The mother of a Syrian Kurdish female fighter has slammed a Turkish court for sentencing her daughter to life in prison on Wednesday, saying she is not a murderer.
A Turkish court in Sanliurfa (Riha) province handed Dozgin Temo, known as Cicek Kobane, a life sentence for “harming the integrity of Turkish state” and 10 years and 10 months for murder, her lawyer Hidayet Enmek told Rudaw English on Wednesday.
“The sentence is aggravated. She was arrested on Syrian land, so Turkey does not have the right to sentence her. We want rights groups and international community to hear us out. It is not true that she has killed people. My daughter is not a murderer,” Kobane’s mother, Wahida Osman, told Rudaw English late Wednesday.
Kobane, 26, was a fighter for the Women’s Protection Units (YPJ) and fell into the hands of Turkish-backed militias during Operation Peace Spring in Ain Issa, northern Syria in October 2019, when Turkey captured a swathe of northeast Syria from Kurdish Syrian forces.
Photos of her capture went viral on social media and prompted fears for her safety, with many other YPJ fighters killed during the offensive.
She was later taken to Turkey and imprisoned.
Kobane was born in Raqqa, northern Syria in 1994.
She and her family fled to Turkey in 2013 due to unrest caused by the Syrian uprising, with Kobane returning to Raqqa in 2014.
She joined the YPJ – the all-women version of the Kurdish People’s Protection Units (YPG) – in 2015, according to her mother.
Ankara considers both YPG and YPJ Syrian offshoots of the Kurdistan Workers’ Party (PKK) – an armed group struggling for the increased rights of Kurds in Turkey – “a terrorist organization”. It sees all of them as a threat to its national security.
The YPG is the backbone of the multi-ethnic Syrian Democratic Forces (SDF), the main coalition ally fighting the Islamic State (ISIS) in Syria.
She fell into the hands of the opposition Syrian National Army (SNA), when she was apparently “severely” tortured.
Her mother recounted a prison visit in which Kobane told her of mistreatment.
Kobane was called a pig, a hostage, and was forced to take photographs with fighters, she told her mother in a March 2020 visit.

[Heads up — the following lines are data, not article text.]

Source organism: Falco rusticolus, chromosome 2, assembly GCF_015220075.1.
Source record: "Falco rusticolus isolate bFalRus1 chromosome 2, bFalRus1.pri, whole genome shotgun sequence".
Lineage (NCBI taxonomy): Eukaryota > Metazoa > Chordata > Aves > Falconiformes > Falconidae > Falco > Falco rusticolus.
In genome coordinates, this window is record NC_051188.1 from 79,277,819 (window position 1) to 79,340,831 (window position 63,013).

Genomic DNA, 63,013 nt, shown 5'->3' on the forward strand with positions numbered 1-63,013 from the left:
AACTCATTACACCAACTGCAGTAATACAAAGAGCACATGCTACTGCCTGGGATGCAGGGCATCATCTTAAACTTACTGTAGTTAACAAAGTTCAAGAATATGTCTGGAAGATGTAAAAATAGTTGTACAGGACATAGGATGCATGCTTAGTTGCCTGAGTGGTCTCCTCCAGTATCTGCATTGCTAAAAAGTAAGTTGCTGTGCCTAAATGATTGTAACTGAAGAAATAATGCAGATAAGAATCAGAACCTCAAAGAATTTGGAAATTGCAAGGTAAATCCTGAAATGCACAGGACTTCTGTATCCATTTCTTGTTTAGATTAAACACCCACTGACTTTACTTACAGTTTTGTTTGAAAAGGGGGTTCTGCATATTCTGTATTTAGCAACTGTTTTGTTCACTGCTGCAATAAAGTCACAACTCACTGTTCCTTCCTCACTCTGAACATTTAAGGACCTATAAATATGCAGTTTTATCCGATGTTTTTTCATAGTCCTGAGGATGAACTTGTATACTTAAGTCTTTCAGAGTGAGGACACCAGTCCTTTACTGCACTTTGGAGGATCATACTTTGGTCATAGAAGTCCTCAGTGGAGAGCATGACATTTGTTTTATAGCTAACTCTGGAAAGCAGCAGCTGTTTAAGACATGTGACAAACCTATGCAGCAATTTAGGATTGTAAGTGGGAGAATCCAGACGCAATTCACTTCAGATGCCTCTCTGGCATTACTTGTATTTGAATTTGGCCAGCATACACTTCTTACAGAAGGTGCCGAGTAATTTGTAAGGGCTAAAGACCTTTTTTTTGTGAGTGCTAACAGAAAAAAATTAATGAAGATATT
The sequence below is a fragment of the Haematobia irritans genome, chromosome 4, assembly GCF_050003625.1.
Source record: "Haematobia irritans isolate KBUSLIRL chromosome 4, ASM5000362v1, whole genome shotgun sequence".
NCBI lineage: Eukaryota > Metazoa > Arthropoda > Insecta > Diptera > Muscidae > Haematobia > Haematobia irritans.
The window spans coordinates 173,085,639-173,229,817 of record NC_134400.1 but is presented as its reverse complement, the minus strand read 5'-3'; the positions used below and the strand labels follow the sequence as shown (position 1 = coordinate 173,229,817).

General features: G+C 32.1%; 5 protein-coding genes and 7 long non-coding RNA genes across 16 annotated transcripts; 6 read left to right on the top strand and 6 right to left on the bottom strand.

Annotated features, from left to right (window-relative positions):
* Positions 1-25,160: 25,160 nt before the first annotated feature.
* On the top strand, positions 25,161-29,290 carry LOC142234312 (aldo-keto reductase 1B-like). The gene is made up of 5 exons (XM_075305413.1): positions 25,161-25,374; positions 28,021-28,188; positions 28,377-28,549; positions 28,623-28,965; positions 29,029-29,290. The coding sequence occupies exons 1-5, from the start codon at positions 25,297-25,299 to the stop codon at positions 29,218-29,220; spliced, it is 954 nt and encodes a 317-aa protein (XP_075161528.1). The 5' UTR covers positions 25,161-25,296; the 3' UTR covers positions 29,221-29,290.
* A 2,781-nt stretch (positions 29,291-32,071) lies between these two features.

Osman said her daughter pretended to be Arab to avoid torture.
In a video published on Syrian militia Telegram channels following Kobane’s capture, militants can be heard calling her a “pig” that will be taken to slaughter.
“They [SNA fighters] shot her in the leg and injured her with two bullets. Her injury hasn’t healed,” her mother said, denying that her daughter was a killer.
“She was aiding people in Syria.”
Her family has now returned to the town of Kobane. The family were able to last see the YPJ fighter in prison on March 5 of last year, before the Turkish government “tortured” and deported her father and two brothers, Osman said.
Kobane speaks with her family on the phone every Thursday, but calls abruptly stopped two weeks ago.
“We are waiting to see if we will be able to talk to her this Thursday,” her mother said sadly, calling on Kurds to speak out against her daughter’s sentencing.
Kobane was not armed: lawyer
Enmek told Rudaw English that Kobane admitted to the court that she was a YPJ member, but is not guilty of the charges against her.
“There is nothing to prove that she was armed when arrested,” Enmek said, claiming his client “had a humanitarian role [within the YPJ], not a military one.”
“It is against international law for my client to be arrested in Syria but held and tried here, when she has not done anything against this country,” the lawyer said, adding that they will appeal the decision.
“If this does not work, we will take it to the European Court [of Human Rights].”
Kobane attended Tuesday’s trial via video link, but Enmek’s client, who he says is need of medical treatment, is still suffering from leg injuries.
“Her health was not good.”
Ayse Surucu, a lawmaker for the pro-Kurdish Peoples’ Democratic Party (HDP), condemned the court’s decision, claiming “national and international laws have been violated.”
Human Rights Watch (HRW) said in a report in February that at least 63 Syrians have been transferred to Turkey to face trial and possible life imprisonment for their alleged links to the YPG.
“Turkish authorities, as an occupying power, are required to respect people’s rights under the law of occupation in northeastern Syria, including the prohibition on arbitrary detention and on the transfer of people to their territory,” said Michael Page, HRW’s deputy Middle East director.